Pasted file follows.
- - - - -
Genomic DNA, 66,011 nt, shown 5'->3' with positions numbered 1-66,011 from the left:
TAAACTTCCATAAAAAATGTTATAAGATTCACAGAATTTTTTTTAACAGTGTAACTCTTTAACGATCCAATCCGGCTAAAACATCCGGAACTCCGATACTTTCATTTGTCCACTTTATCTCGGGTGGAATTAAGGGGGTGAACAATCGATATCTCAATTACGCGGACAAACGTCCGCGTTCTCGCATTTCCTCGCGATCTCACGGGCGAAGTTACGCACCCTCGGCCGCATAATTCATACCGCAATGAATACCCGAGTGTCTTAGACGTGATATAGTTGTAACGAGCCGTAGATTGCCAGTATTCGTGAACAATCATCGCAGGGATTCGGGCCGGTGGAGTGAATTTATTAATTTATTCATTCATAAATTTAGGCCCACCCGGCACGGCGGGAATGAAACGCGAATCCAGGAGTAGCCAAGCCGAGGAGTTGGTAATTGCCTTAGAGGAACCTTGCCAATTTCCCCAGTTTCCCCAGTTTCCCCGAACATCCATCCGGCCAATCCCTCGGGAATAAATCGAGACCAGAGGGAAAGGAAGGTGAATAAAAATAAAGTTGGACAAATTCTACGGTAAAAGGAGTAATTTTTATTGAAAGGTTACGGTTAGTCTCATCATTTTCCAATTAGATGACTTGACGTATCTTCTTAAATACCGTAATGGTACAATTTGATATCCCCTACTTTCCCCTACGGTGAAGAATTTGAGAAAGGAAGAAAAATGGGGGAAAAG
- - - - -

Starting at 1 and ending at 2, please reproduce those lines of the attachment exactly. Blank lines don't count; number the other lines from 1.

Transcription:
Genomic DNA, 66,011 nt, shown 5'->3' with positions numbered 1-66,011 from the left:
TAAACTTCCATAAAAAATGTTATAAGATTCACAGAATTTTTTTTAACAGTGTAACTCTTTAACGATCCAATCCGGCTAAAACATCCGGAACTCCGATACTTTCATTTGTCCACTTTATCTCGGGTGGAATTAAGGGGGTGAACAATCGATATCTCAATTACGCGGACAAACGTCCGCGTTCTCGCATTTCCTCGCGATCTCACGGGCGAAGTTACGCACCCTCGGCCGCATAATTCATACCGCAATGAATACCCGAGTGTCTTAGACGTGATATAGTTGTAACGAGCCGTAGATTGCCAGTATTCGTGAACAATCATCGCAGGGATTCGGGCCGGTGGAGTGAATTTATTAATTTATTCATTCATAAATTTAGGCCCACCCGGCACGGCGGGAATGAAACGCGAATCCAGGAGTAGCCAAGCCGAGGAGTTGGTAATTGCCTTAGAGGAACCTTGCCAATTTCCCCAGTTTCCCCAGTTTCCCCGAACATCCATCCGGCCAATCCCTCGGGAATAAATCGAGACCAGAGGGAAAGGAAGGTGAATAAAAATAAAGTTGGACAAATTCTACGGTAAAAGGAGTAATTTTTATTGAAAGGTTACGGTTAGTCTCATCATTTTCCAATTAGATGACTTGACGTATCTTCTTAAATACCGTAATGGTACAATTTGATATCCCCTACTTTCCCCTACGGTGAAGAATTTGAGAAAGGAAGAAAAATGGGGGAAAAG